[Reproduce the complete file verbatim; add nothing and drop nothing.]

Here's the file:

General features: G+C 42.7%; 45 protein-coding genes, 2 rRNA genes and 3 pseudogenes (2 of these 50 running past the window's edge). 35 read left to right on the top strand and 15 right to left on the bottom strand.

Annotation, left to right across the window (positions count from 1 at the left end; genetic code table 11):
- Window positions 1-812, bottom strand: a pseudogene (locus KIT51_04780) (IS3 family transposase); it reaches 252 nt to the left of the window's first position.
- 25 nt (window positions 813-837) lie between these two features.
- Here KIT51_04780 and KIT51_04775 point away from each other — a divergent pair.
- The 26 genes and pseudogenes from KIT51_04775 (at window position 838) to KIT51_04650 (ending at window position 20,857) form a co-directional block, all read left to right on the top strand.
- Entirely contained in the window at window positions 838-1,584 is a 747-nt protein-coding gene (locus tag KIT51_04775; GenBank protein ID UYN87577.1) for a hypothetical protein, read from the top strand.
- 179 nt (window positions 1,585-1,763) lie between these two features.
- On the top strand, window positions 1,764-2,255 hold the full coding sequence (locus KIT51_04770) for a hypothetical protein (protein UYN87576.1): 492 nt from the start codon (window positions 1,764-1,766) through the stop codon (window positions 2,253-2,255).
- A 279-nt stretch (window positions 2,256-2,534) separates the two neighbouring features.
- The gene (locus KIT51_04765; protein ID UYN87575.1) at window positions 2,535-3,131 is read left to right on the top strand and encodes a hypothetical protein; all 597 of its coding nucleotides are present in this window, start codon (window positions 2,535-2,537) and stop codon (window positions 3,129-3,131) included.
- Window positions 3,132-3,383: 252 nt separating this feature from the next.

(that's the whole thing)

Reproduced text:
General features: G+C 42.7%; 45 protein-coding genes, 2 rRNA genes and 3 pseudogenes (2 of these 50 running past the window's edge). 35 read left to right on the top strand and 15 right to left on the bottom strand.

Annotation, left to right across the window (positions count from 1 at the left end; genetic code table 11):
- Window positions 1-812, bottom strand: a pseudogene (locus KIT51_04780) (IS3 family transposase); it reaches 252 nt to the left of the window's first position.
- 25 nt (window positions 813-837) lie between these two features.
- Here KIT51_04780 and KIT51_04775 point away from each other — a divergent pair.
- The 26 genes and pseudogenes from KIT51_04775 (at window position 838) to KIT51_04650 (ending at window position 20,857) form a co-directional block, all read left to right on the top strand.
- Entirely contained in the window at window positions 838-1,584 is a 747-nt protein-coding gene (locus tag KIT51_04775; GenBank protein ID UYN87577.1) for a hypothetical protein, read from the top strand.
- 179 nt (window positions 1,585-1,763) lie between these two features.
- On the top strand, window positions 1,764-2,255 hold the full coding sequence (locus KIT51_04770) for a hypothetical protein (protein UYN87576.1): 492 nt from the start codon (window positions 1,764-1,766) through the stop codon (window positions 2,253-2,255).
- A 279-nt stretch (window positions 2,256-2,534) separates the two neighbouring features.
- The gene (locus KIT51_04765; protein ID UYN87575.1) at window positions 2,535-3,131 is read left to right on the top strand and encodes a hypothetical protein; all 597 of its coding nucleotides are present in this window, start codon (window positions 2,535-2,537) and stop codon (window positions 3,129-3,131) included.
- Window positions 3,132-3,383: 252 nt separating this feature from the next.